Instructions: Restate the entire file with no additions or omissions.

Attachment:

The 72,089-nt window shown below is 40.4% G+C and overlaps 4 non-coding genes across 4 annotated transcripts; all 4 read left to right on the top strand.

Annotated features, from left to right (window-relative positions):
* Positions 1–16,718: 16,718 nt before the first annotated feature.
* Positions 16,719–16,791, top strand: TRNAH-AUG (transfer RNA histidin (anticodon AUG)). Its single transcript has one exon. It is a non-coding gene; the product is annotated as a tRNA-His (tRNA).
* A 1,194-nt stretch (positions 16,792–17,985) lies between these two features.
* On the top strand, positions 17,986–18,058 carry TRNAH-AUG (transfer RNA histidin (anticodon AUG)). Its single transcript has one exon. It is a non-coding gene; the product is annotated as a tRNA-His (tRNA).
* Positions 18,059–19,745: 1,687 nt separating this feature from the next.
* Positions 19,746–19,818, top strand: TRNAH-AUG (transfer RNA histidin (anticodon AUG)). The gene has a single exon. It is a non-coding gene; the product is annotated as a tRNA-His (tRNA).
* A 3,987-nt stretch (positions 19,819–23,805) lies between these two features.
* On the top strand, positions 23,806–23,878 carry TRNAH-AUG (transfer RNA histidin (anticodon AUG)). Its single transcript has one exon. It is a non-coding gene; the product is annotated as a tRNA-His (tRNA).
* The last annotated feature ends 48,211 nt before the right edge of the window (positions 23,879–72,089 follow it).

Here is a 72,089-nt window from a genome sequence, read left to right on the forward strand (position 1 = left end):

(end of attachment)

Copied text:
The 72,089-nt window shown below is 40.4% G+C and overlaps 4 non-coding genes across 4 annotated transcripts; all 4 read left to right on the top strand.

Annotated features, from left to right (window-relative positions):
* Positions 1–16,718: 16,718 nt before the first annotated feature.
* Positions 16,719–16,791, top strand: TRNAH-AUG (transfer RNA histidin (anticodon AUG)). Its single transcript has one exon. It is a non-coding gene; the product is annotated as a tRNA-His (tRNA).
* A 1,194-nt stretch (positions 16,792–17,985) lies between these two features.
* On the top strand, positions 17,986–18,058 carry TRNAH-AUG (transfer RNA histidin (anticodon AUG)). Its single transcript has one exon. It is a non-coding gene; the product is annotated as a tRNA-His (tRNA).
* Positions 18,059–19,745: 1,687 nt separating this feature from the next.
* Positions 19,746–19,818, top strand: TRNAH-AUG (transfer RNA histidin (anticodon AUG)). The gene has a single exon. It is a non-coding gene; the product is annotated as a tRNA-His (tRNA).
* A 3,987-nt stretch (positions 19,819–23,805) lies between these two features.
* On the top strand, positions 23,806–23,878 carry TRNAH-AUG (transfer RNA histidin (anticodon AUG)). Its single transcript has one exon. It is a non-coding gene; the product is annotated as a tRNA-His (tRNA).
* The last annotated feature ends 48,211 nt before the right edge of the window (positions 23,879–72,089 follow it).

Here is a 72,089-nt window from a genome sequence, read left to right on the forward strand (position 1 = left end):